Disobeying health guidelines may be behind recent COVID-19 spikes in predominantly white counties

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JACKSON, Miss. (WJTV) – In this new wave of coronavirus cases spiking in Mississippi, doctors are seeing vice-versa trends with who’s getting infected the most. Recent data from the Mississippi State Department of Health (MSDH) showed that in the last two weeks predominantly white communities have been contracting and spreading the virus.

Over the past two weeks, Mississippi has averaged about 759 new COVID-19 cases per-day. More than half of the cases are from white patients in counties with a majority white population. One of the top political research agencies, Pew Research, showed politics might be fueling this surge.

New graphics released from State Health Officer Dr. Thomas Dobbs illustrated white Mississippians making up over 61% of COVID-19 infections from Oct. 5. through Oct. 18, almost doubling the cases of African Americans.

“Over 60% of new cases in the past two weeks are in Caucasians and over 60% of new deaths are in Caucasians,” Dr. Dobbs said in a recent briefing. “So, we’ve seen a significant shift and a drop partially in cases and deaths within the African American community.

The latest reports from MSDH showed Hinds County, one of the hot spots for COVID-19 cases, only saw a 4% jump in cases the past two weeks. Lincoln County increased by 13%, Hancock County by 17% and Benton County jumped up 15%. None are part of the governor’s new mask mandate.

“In the white communities, really what we’re seeing is it’s a question of compliance,” Investigative Reporter Larrison Campbell said. “This idea of wearing masks has got very politicized, and you’re not seeing the same rates of compliance among white Mississippians.”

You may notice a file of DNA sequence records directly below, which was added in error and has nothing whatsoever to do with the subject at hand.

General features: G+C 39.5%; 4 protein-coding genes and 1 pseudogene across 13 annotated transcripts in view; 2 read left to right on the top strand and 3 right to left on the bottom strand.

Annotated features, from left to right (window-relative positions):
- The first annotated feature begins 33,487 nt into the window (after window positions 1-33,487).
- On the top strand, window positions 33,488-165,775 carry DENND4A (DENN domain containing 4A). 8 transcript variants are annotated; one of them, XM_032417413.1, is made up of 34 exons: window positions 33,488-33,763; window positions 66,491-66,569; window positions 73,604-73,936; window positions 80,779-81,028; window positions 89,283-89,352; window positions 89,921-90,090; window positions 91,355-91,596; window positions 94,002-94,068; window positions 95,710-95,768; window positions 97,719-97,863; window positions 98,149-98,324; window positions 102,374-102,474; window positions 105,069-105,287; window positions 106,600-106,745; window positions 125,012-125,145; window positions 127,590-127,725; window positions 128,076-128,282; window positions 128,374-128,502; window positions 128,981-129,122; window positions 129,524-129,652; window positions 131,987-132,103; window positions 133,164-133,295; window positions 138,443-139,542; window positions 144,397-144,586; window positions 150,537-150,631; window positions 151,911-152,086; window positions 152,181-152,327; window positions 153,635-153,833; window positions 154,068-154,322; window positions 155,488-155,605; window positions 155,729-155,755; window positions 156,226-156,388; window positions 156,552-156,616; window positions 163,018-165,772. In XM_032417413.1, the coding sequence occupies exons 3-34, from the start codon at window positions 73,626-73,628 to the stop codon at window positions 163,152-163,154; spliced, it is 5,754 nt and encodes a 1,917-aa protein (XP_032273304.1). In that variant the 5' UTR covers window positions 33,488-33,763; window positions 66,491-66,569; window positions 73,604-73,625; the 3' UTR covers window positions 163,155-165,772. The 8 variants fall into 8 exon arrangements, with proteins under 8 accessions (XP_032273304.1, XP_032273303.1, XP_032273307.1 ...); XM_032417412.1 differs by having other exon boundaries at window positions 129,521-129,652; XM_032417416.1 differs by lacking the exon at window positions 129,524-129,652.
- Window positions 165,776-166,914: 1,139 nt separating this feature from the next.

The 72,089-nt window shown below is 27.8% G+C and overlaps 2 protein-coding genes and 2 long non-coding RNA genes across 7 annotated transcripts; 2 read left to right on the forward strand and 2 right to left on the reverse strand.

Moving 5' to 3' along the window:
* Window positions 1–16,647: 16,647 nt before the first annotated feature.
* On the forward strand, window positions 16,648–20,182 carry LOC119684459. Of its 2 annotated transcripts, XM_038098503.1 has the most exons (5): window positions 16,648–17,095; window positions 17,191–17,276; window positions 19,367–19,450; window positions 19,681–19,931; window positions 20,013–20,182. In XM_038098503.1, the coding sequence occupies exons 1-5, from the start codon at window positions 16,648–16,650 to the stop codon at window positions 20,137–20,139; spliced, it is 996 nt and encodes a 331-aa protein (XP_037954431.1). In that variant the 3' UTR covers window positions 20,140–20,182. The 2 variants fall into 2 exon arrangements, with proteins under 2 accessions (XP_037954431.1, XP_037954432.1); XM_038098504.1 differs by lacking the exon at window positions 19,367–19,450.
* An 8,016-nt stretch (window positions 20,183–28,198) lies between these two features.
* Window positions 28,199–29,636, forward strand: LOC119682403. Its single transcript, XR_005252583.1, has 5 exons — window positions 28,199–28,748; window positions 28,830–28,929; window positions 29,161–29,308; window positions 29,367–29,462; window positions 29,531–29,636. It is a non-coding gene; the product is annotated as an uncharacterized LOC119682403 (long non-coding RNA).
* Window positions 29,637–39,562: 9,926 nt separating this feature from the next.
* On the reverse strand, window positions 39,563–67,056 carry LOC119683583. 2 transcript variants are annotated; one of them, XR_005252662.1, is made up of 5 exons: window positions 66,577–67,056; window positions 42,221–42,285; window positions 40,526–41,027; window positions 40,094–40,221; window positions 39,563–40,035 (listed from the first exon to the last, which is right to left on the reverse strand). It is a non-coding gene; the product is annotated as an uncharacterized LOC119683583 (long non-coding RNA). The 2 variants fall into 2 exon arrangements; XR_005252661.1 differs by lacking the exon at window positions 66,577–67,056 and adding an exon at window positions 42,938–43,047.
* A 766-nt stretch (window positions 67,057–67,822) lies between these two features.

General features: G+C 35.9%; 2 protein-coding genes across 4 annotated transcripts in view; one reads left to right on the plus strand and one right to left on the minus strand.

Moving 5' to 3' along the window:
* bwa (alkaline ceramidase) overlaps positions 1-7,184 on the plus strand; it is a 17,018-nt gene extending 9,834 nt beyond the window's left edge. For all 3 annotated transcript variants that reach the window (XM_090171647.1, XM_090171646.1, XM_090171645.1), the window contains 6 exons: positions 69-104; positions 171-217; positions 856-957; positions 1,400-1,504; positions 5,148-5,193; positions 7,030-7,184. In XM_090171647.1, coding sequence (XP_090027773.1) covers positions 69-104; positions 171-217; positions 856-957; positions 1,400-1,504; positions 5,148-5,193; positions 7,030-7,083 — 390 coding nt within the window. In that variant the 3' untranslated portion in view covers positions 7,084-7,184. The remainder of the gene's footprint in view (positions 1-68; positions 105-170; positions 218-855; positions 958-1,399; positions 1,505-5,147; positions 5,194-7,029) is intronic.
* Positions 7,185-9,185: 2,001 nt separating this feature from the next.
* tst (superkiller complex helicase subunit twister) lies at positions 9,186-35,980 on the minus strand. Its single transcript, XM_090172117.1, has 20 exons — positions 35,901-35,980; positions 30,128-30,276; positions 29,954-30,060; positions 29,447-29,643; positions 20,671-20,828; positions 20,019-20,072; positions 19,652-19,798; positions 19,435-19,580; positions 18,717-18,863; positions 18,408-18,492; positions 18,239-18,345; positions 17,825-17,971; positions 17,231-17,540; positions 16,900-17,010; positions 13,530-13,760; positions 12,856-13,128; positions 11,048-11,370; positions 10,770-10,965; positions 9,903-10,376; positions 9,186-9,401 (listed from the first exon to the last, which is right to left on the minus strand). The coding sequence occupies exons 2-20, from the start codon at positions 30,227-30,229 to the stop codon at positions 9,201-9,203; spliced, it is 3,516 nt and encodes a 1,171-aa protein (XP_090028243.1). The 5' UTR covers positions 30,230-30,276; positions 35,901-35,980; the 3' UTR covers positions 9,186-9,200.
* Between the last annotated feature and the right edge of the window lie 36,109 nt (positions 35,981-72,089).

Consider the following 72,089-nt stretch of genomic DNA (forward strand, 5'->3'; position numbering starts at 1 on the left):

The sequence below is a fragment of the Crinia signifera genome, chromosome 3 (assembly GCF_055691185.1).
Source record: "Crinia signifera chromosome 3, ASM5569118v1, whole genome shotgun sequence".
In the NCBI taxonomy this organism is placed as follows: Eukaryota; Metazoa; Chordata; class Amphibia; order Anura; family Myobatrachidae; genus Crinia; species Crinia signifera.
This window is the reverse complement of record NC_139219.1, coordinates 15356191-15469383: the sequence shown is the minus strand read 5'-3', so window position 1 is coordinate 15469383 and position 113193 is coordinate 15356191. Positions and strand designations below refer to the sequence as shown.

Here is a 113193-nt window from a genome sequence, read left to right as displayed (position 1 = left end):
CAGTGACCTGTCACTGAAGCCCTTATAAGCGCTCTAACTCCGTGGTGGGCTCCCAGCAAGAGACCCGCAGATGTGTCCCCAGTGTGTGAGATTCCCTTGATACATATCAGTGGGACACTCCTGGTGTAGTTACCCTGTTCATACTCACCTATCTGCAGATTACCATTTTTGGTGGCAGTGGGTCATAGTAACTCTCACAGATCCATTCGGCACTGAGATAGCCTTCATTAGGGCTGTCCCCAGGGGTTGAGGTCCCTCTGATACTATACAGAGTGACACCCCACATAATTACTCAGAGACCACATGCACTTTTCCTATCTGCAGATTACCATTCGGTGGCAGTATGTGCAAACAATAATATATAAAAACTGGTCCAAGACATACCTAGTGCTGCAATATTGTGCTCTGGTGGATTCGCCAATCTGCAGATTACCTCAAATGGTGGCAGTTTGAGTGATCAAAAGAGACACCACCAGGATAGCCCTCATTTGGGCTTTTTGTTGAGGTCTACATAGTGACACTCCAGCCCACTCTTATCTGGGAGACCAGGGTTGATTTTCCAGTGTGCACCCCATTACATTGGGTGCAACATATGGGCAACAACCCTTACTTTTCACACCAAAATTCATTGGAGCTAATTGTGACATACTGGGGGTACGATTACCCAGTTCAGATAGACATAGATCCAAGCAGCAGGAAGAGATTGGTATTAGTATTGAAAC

Nineteen different studies and research projects gathered by the Centers for Disease Control and Prevention (CDC) illustrated the common way COVID-19 spreads in droplets through the air and on surfaces gets cut off by a masked barrier called source control.

“A virus’ job is to stay alive. It stays alive by moving through groups,” Campbell added. “And once it moves through a group, it moves onto another group. It’s tearing through white communities right now, and the cycle is going to continue. If it comes back around with communities of color, I think the health outcomes just due to communities of color tend to have worse outcomes from it.”

Four of the top five counties showed the highest rates are predominantly white and voted for President Trump in 2016, pointing investigators to political views driving their attitudes to not take precautions.

“There’s politics and then there are facts, or there’s politics and there’s science,” Campbell continued. “They’ve now become intertwined, and if science is something you don’t like, it’s because it’s been politicized. Probably the biggest legacy of Trump’s presidency.”

Even though there is not a statewide mask mandate, the governor is still encouraging Mississippians to wear a mask in public.

In her analysis, Campbell spoke to pastors down in Lincoln County to see if they’ll require masks once they switch to indoor services. Their response was sticking to personal choices.

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